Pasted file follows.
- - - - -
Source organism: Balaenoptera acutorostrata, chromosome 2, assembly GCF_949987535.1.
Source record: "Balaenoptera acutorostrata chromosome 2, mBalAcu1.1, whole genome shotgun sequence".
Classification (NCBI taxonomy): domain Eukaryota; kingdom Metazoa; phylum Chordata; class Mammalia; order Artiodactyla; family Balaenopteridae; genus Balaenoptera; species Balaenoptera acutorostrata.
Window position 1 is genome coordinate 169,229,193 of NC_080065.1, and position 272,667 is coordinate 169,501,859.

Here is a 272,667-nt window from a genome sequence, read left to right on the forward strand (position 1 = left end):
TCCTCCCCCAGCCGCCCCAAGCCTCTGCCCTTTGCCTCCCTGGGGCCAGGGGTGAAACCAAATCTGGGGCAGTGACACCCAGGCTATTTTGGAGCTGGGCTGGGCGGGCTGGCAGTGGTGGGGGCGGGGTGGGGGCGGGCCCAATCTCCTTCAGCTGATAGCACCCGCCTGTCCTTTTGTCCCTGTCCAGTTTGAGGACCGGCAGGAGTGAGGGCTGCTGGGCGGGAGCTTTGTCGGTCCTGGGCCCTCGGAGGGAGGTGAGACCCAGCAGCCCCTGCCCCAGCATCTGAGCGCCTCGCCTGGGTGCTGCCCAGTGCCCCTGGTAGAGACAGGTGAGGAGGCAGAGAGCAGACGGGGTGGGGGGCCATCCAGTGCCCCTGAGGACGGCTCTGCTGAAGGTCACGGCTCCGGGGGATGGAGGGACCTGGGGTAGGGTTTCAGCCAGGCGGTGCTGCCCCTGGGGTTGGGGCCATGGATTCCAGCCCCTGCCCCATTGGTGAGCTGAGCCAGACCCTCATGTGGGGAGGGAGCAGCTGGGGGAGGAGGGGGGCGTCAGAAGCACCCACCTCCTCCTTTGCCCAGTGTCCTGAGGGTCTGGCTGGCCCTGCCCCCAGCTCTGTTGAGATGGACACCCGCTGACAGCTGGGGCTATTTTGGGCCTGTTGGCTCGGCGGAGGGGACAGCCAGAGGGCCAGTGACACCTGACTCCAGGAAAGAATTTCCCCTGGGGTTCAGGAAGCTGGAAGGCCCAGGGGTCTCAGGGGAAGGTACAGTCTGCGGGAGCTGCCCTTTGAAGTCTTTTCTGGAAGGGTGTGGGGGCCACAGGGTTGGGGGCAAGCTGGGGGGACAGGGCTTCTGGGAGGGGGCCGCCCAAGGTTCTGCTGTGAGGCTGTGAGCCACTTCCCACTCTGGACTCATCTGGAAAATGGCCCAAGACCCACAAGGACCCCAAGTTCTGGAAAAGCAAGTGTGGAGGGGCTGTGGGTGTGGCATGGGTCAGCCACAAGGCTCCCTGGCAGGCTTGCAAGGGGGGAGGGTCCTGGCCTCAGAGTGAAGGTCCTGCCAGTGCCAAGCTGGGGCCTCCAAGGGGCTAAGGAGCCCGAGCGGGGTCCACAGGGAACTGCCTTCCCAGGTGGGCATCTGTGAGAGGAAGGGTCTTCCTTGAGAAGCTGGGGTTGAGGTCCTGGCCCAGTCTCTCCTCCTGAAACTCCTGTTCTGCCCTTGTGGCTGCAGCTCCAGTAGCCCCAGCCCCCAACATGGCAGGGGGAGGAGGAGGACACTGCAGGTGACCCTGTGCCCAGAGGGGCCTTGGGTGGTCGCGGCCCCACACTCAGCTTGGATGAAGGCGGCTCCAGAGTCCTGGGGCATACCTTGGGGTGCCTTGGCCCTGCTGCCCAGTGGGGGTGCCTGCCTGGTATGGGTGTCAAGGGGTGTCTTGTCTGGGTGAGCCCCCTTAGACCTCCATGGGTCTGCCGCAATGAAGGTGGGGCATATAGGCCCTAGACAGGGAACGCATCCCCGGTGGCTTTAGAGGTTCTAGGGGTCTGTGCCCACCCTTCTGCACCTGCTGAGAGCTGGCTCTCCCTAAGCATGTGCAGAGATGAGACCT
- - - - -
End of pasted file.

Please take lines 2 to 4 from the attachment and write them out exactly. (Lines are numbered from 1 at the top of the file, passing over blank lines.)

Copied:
Source record: "Balaenoptera acutorostrata chromosome 2, mBalAcu1.1, whole genome shotgun sequence".
Classification (NCBI taxonomy): domain Eukaryota; kingdom Metazoa; phylum Chordata; class Mammalia; order Artiodactyla; family Balaenopteridae; genus Balaenoptera; species Balaenoptera acutorostrata.
Window position 1 is genome coordinate 169,229,193 of NC_080065.1, and position 272,667 is coordinate 169,501,859.